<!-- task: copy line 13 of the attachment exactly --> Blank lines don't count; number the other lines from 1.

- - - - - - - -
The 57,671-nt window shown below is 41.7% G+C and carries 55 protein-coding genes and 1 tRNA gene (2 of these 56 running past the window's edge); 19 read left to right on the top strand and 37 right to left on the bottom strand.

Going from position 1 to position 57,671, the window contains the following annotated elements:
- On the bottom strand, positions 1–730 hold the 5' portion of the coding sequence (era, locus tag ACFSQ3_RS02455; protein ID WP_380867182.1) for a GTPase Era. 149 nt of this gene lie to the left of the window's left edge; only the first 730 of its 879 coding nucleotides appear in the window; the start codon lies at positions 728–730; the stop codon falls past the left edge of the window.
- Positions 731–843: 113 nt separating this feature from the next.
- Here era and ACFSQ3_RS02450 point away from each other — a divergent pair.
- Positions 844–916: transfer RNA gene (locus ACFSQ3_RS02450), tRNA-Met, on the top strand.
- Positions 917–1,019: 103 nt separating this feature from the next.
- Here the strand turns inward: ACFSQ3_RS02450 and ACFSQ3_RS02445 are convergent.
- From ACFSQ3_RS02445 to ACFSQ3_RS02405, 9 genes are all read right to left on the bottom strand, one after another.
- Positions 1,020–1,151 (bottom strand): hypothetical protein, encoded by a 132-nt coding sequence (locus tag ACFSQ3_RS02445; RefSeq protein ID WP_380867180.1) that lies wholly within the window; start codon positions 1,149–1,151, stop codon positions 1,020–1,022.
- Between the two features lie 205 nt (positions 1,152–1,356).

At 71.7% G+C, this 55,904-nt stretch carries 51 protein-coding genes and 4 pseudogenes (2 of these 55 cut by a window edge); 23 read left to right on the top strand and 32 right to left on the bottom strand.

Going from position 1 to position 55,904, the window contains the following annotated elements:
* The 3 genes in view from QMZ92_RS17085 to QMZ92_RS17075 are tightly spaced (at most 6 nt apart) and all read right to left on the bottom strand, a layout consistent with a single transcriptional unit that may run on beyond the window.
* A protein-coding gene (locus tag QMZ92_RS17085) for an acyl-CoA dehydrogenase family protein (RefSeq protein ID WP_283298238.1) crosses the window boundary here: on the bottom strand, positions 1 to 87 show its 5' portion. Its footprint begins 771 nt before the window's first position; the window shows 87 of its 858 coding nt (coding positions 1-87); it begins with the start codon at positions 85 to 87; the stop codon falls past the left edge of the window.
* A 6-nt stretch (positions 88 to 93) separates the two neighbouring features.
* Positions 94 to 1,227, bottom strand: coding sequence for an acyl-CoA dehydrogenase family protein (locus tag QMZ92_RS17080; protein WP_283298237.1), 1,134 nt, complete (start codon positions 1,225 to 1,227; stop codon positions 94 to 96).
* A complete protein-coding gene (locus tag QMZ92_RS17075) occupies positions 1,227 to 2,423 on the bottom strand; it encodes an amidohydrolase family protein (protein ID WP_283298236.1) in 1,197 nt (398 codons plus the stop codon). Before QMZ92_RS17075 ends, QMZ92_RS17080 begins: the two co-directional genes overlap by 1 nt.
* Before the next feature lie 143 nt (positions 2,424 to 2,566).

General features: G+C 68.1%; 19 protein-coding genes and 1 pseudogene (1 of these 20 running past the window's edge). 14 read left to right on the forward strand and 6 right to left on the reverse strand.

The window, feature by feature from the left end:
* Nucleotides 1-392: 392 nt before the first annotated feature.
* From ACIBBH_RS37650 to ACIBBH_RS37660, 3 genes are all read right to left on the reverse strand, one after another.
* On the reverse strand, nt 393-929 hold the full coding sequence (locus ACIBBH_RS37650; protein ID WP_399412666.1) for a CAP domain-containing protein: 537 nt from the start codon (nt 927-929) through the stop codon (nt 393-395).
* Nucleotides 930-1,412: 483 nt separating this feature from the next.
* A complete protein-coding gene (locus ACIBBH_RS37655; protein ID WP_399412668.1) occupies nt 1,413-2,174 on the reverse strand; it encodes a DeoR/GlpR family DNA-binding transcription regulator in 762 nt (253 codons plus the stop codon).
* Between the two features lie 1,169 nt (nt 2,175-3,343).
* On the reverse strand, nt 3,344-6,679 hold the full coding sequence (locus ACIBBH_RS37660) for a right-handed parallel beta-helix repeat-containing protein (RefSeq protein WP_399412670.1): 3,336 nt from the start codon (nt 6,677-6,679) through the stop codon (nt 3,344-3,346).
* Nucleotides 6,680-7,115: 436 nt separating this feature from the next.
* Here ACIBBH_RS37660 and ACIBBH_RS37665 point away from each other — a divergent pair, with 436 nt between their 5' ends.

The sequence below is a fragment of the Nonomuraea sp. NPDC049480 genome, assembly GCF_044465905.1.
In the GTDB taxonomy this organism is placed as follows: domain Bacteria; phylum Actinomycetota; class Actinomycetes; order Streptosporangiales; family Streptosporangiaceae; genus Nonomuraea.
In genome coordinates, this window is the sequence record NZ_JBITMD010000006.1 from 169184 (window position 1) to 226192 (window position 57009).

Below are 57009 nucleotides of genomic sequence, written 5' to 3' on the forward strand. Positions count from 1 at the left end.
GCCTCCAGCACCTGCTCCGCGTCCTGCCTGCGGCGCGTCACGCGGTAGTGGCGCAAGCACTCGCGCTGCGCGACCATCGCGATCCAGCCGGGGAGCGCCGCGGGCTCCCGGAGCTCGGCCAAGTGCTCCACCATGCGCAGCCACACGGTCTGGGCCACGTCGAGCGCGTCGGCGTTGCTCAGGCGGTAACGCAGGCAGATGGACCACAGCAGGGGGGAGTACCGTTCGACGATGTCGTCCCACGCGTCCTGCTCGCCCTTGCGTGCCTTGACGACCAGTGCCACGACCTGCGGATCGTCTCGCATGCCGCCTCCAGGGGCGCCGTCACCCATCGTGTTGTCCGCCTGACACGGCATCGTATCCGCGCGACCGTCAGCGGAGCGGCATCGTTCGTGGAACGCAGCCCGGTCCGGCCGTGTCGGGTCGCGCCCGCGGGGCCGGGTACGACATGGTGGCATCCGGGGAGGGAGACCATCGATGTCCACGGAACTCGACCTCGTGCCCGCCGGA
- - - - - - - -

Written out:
Going from position 1 to position 55,904, the window contains the following annotated elements: